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Bots Break the Bank: NY Community Bank Crisis

Among the troubles that New York Community Bank (NYCB) has been facing over the past two weeks, an online storm of fake profiles might look like the least of the bank’s problems. 

But when troubles are already brewing, they can easily be amplified and boosted by fake profiles, and the impact on an already trending crisis could be substantial. 

 

TL;DR

  • During its crucial weeks of financial crisis, 18% of the profiles discussing NYCB on X (Twitter) were fake.
  • The fake profiles started posting on the same day the crisis was mentioned in the media.
  • Overall, 34% of the posts about NYCB were created by fake profiles.
  • The bots were actually promoting the bank’s stock and suggesting now is the time to invest. Why? Read to find out. 


Why Do Bots Thrive in Financial Crises? 

NYCB is one of the largest banks in the US, with 395 branches across the country. Like many other banks, it was not immune to the current financial crisis. 2023 has seen the fall of both First Republic Bank and Silicon Valley Bank, and it seems the crisis has now reached larger financial institutions. The bank’s stock started plummeting after rating agencies Fitch and Moody’s lowered NYCB’s ratings, and major new channels expressed concern for the bank’s future.

Cyabra identified a notable number of fake profiles in conversations about NYCB: 18% of the profiles discussing the bank on X were fake. The inauthentic accounts were mostly bots, and started posting on January 31, the very same day NYCB’s stock started decreasing. Their part in the conversation kept growing over time, up until February 10, a day when many major news channels reported NYCB’s crisis: on this day, the fake profiles were responsible for over 34% of the discussions surrounding the bank – hundreds of posts, which reached the eyes of hundreds of thousands of people.

 

Fake profiles started posting about NYCB at the end of January, but their part in the conversation rose over time up to a record percentage of the discussion on February 10.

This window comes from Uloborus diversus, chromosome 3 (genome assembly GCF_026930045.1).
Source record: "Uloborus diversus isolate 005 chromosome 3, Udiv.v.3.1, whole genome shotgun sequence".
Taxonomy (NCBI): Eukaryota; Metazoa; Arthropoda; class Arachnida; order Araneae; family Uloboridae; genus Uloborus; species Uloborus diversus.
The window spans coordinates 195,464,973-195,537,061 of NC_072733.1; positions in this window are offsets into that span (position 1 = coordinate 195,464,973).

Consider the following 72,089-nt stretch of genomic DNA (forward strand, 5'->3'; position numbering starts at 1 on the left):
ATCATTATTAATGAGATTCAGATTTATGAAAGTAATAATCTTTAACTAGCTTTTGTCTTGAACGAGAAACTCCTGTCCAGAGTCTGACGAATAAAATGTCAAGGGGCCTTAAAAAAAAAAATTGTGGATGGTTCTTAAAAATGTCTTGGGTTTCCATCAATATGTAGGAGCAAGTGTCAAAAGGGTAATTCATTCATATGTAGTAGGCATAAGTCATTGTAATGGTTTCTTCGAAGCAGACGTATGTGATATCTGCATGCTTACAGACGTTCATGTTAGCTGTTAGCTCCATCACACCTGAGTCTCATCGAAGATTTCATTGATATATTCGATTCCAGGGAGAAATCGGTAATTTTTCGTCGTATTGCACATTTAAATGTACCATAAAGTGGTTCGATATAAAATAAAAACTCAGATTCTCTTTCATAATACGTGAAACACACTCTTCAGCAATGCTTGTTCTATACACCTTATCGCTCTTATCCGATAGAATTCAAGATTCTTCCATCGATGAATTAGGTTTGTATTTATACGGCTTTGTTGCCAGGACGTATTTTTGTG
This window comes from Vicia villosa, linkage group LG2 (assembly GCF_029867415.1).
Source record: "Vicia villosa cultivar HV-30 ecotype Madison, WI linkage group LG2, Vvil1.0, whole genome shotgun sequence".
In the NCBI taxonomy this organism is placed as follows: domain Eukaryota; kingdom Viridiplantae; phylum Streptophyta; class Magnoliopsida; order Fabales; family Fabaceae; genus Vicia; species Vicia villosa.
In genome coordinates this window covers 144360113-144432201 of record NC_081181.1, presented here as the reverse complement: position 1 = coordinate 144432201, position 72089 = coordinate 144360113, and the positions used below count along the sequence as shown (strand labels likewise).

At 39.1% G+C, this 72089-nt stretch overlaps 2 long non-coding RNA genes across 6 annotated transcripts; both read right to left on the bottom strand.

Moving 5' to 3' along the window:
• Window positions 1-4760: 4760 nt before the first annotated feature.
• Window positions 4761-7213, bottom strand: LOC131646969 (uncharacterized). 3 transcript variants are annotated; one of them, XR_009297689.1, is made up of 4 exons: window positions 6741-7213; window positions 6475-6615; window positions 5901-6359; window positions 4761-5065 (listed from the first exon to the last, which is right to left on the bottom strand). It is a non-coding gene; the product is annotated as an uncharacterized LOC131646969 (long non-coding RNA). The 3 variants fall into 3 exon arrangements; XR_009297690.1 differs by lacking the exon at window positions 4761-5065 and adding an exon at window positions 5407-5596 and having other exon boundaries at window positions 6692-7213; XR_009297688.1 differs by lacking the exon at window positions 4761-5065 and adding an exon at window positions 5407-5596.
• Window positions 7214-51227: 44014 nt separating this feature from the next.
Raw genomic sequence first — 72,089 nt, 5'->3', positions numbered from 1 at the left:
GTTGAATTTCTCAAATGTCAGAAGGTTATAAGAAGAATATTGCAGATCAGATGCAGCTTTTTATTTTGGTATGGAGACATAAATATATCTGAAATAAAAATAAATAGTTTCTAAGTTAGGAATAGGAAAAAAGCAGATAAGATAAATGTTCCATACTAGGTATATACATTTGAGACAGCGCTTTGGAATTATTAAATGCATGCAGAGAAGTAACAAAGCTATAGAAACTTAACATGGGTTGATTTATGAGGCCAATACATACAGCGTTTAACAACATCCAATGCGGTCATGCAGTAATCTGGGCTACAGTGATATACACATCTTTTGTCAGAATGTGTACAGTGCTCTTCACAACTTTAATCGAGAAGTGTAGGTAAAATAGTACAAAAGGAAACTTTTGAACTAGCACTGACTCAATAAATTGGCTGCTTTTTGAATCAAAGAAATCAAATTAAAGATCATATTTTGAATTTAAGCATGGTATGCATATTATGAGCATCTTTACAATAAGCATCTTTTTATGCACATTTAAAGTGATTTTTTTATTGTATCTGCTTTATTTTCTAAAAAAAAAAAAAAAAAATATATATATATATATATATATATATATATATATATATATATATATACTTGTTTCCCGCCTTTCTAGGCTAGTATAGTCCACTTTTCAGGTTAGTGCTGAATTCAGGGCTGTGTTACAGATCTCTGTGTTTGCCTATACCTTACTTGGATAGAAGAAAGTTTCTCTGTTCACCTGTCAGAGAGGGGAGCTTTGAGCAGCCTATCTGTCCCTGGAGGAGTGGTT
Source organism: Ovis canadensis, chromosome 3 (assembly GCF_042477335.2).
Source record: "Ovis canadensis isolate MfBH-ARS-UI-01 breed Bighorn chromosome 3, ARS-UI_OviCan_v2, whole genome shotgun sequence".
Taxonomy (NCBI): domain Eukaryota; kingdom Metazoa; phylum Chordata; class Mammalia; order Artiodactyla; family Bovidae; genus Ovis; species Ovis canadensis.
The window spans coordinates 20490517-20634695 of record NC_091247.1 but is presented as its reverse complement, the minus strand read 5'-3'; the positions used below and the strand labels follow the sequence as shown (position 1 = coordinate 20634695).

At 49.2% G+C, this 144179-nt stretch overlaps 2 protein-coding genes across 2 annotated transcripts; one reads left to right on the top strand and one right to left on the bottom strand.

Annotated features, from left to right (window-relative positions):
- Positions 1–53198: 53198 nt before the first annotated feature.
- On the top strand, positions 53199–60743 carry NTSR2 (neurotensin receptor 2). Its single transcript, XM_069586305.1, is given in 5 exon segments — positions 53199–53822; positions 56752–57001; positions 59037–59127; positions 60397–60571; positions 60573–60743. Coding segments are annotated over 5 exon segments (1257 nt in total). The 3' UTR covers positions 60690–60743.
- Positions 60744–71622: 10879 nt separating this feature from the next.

Fake profiles started posting about NYCB at the end of January, but their part in the conversation rose over time up to a record percentage of the discussion on February 10.

 

Tracking NYCB stock: notice the connection between the date the stock began to decline and the posting patterns of the fake profiles (in previous graph). 
Tracking NYCB stock: notice the connection between the date the stock began to decline and the posting patterns of the fake profiles (in previous graph).

 

Surprisingly, the fake profiles were actually trying to promote the bank’s stock. If this was an authentic discourse, it could have been part of a “bottom fishing / buying the dip” strategy: investors buying a stock while prices are dropping in the hope of profiting when it rises again, or even a “junk bond” investment. Obviously, the bots didn’t make their intention clear: they simply promoted the purchase of the stock, claiming it was recommended by top analysts and that it would rise next week, and sharing links to a Discourse channel which upon further investigation appeared not to support the original advice of investing in NYCB’s stock. 

However, the bot network wasn’t very sophisticated: the profile pictures looked artificial (possibly purchased en masse rather than created by a modern GenAI engine), their handles and account names appeared to be manufactured in bulks, and they all repeated the same message. Most of them were created at the end of December, when rumors of the bank’s upcoming crisis were already spreading. 

Despite the fact that this fake campaign was somewhat primitive, it nevertheless managed to cause harm to the bank’s reputation. The bots caused NYCB stock to trend, and by doing that actually helped spread the news of the bank’s crisis. Furthermore, advertising NYCB stock when it was clearly plummeting appeared not only questionable but downright deceitful, causing potential investors to waver. 

Some of the identical messages spread by the bot network that was responsible for the fake campaign. 
Some of the identical messages spread by the bot network that was responsible for the fake campaign.

 

Asking the Right Questions

While analysts, bankers, and stock brokers would argue that NYCB itself would never use the cheap tactic of fake campaign promoting its stock in the hope of saving it – and they would, of course, be right – this is where the wider public’s knowledge is found lacking. Reading posts promoting the purchase of a stock that is clearly plummeting instigates a red flag, and undermines the reputation of NYCB irrefutably. 

However, the important question is not who created this fake campaign and why. It’s what the impact on the public is and what damage the bots can and will cause. While it’s more likely that this strategy was employed by a competitor aiming to create an impression of NYCB appearing desperate, the outcome is that despite the purported intention of boosting the bank’s stock, the fake campaign ended up severely damaging NYCB’s reputation. In times of financial crisis, banks are particularly vulnerable on social media. FRB’s and SVB’s executives actually admitted that social media played a significant role in the collapse of their banks. This is why banks have to be aware of their online reputation, and be alerted to any change in related discourse, especially one that is being pushed by bots or other fake profiles. 

Learn more about defending banks during times of financial crisis by contacting Cyabra. 

 

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